Taylor DeVos hasn’t lived in Fort St. John for very long, but she’s already made a mark. She was nominated for, and won, the Youth Award at this week’s Annual Community Awards, and there’s a good reason why. Over the past two and a half years, Taylor has been raising money for schools in Haiti, and in total she’s managed to raise $15,000.
It all started for Taylor on her 10th birthday, when she asked her parents if she could sponsor a child through World Vision. She chose a little girl her age from Haiti named Mesline. That quickly grew.
“I started looking thought the World Vision catalogues and you could buy goats, pigs, chickens, stuff like that, but that was just for your sponsored child,” she said. “I started getting every cent that I could to buy a small gift. Then another catalogue came in and I was looking through it and I saw you could build a school, so that’s where I started.”
And she didn’t stop, putting on fundraisers, putting on dances and selling bracelets, pizzas, Christmas wreathes, holding big and small events to collect funds. She started her own website, www.1kidmakingadifference.com, where she tells her story and tracks the funds she receives. Much of this was done back in Saskatchewan, where she lived until last year. Through it all she was made a World Vision Youth Ambassador, and was invited to speak at We Day in 2013.
For those who don’t know, We Day is an event put on by Free the Children. In 2013 it was held in Saskatoon, Saskatchewan.
“She shared the stage with Martin Luther King the Third, Magic Johnson, along with a bunch of Canadian celebrities,” said her mother Cora proudly. “She spoke in front of 15,000 people.”
Taylor added that it wasn’t easy.
“It was kind of nerve-wracking,” she said, thinking back. “I was scared before I went on stage. I was sitting backstage and I was dancing around, all scared and nervous. My mom had made me a pin with Mesline’s picture on it, and then as soon as I put the pin on under my scarf, I calmed right down and knew what to do because I knew that she was why I was there.”
At We Day, she spoke about how she caught a program on television about the living conditions in developing countries, with some people going without a reliable source of potable water and food, and the privilege of education.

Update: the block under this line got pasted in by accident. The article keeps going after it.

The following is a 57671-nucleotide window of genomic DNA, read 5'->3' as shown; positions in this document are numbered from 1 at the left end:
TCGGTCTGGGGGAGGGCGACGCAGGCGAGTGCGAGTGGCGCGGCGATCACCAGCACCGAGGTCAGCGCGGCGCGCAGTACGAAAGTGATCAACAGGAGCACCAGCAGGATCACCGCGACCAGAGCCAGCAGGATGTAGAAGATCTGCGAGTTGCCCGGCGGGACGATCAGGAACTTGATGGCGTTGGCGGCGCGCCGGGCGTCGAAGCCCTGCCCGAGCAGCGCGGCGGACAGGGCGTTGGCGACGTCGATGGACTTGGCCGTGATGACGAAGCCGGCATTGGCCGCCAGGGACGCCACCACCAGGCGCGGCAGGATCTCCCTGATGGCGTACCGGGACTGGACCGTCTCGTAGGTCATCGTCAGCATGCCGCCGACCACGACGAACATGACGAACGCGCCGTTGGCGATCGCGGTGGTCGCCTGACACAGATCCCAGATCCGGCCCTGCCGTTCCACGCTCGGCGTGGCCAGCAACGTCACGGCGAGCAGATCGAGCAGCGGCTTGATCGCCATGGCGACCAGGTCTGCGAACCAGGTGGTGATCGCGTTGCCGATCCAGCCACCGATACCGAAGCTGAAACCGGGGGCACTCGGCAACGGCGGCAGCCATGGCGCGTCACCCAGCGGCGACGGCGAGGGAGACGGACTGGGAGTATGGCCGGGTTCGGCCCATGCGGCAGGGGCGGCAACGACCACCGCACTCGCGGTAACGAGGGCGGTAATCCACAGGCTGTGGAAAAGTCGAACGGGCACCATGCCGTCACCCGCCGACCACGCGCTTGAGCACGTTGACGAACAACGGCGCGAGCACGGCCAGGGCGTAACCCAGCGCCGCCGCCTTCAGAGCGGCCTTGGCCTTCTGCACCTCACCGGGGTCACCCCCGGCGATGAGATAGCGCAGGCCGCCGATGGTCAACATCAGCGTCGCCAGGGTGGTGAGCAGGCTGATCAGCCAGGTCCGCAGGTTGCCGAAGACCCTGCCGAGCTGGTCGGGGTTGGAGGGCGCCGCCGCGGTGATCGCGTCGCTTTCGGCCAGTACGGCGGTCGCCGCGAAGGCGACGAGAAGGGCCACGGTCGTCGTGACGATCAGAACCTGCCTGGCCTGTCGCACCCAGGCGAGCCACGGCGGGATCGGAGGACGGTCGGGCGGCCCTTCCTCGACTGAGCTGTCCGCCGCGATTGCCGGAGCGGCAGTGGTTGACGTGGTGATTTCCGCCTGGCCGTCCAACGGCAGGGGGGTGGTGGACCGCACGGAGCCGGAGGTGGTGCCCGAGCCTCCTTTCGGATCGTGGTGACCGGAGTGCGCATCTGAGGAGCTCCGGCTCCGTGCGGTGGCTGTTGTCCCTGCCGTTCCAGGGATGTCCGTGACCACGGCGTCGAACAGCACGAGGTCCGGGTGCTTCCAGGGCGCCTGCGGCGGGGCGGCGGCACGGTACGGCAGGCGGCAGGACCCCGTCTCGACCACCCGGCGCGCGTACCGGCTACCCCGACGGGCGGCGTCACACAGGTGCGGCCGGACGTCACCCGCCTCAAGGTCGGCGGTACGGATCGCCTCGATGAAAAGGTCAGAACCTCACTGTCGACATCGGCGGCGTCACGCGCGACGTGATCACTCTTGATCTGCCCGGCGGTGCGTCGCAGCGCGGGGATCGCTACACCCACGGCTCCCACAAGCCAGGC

“An American philosopher, Allan Bloom, once said that education is the movement from darkness to light,” she told the crowd. “I feel that every child regardless of their gender or where they live, deserves to be in the light.”
“Taylor is an amazing and inspiring young activist who demonstrates how one kid really can make a difference,” said Lon Wong, World Vision Canada’s youth and student engagement manager. “We are blessed to know her and to work with her, and we honour her hard work in support of children’s education in Haiti.”
Education is big for Taylor, and she isn’t stopping in Haiti.
“I want to send girls to school in Malawi,” she said. Malawi is a country in southeast Africa that she said has one of the lowest rates of female education. “Their biggest need is for girls’ education there, so that’s really why I picked it. They only have something like one percentage of girls in Malawi that go to school,” she said.
Although she’s just getting started planting roots here in Fort St. John, Taylor promises to be a force in the community. She said she wants to start getting her name out there and raising money for her Malawi project.
“I was thinking of doing t-shirt sales and maybe setting up a club for people to come out and help make a difference in the world,” she said. “I think I’m going to be going to Save-on-Foods and I’m going to set up a table there, and share my story.”
All of this made Taylor a good contender for a Youth Award, which recognizes for those who “display outstanding qualities, provide leadership, support their peers, overcome challenges and/or contribute to their community in a meaningful way.”
If the past couple of years are any indication, Taylor is going to have a busy summer. She said that one day she hopes to pay a visit to the places that she’s affected.